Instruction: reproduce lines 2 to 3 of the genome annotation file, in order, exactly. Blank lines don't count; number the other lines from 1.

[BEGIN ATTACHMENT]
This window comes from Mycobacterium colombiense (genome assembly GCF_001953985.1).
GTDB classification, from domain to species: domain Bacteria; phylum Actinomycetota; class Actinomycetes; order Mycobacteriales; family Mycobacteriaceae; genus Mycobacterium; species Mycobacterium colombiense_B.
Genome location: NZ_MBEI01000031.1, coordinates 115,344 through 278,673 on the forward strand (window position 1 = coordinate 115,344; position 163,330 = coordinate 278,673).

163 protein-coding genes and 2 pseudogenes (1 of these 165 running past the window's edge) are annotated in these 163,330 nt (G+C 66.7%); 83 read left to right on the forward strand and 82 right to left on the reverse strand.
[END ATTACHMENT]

GTDB classification, from domain to species: domain Bacteria; phylum Actinomycetota; class Actinomycetes; order Mycobacteriales; family Mycobacteriaceae; genus Mycobacterium; species Mycobacterium colombiense_B.
Genome location: NZ_MBEI01000031.1, coordinates 115,344 through 278,673 on the forward strand (window position 1 = coordinate 115,344; position 163,330 = coordinate 278,673).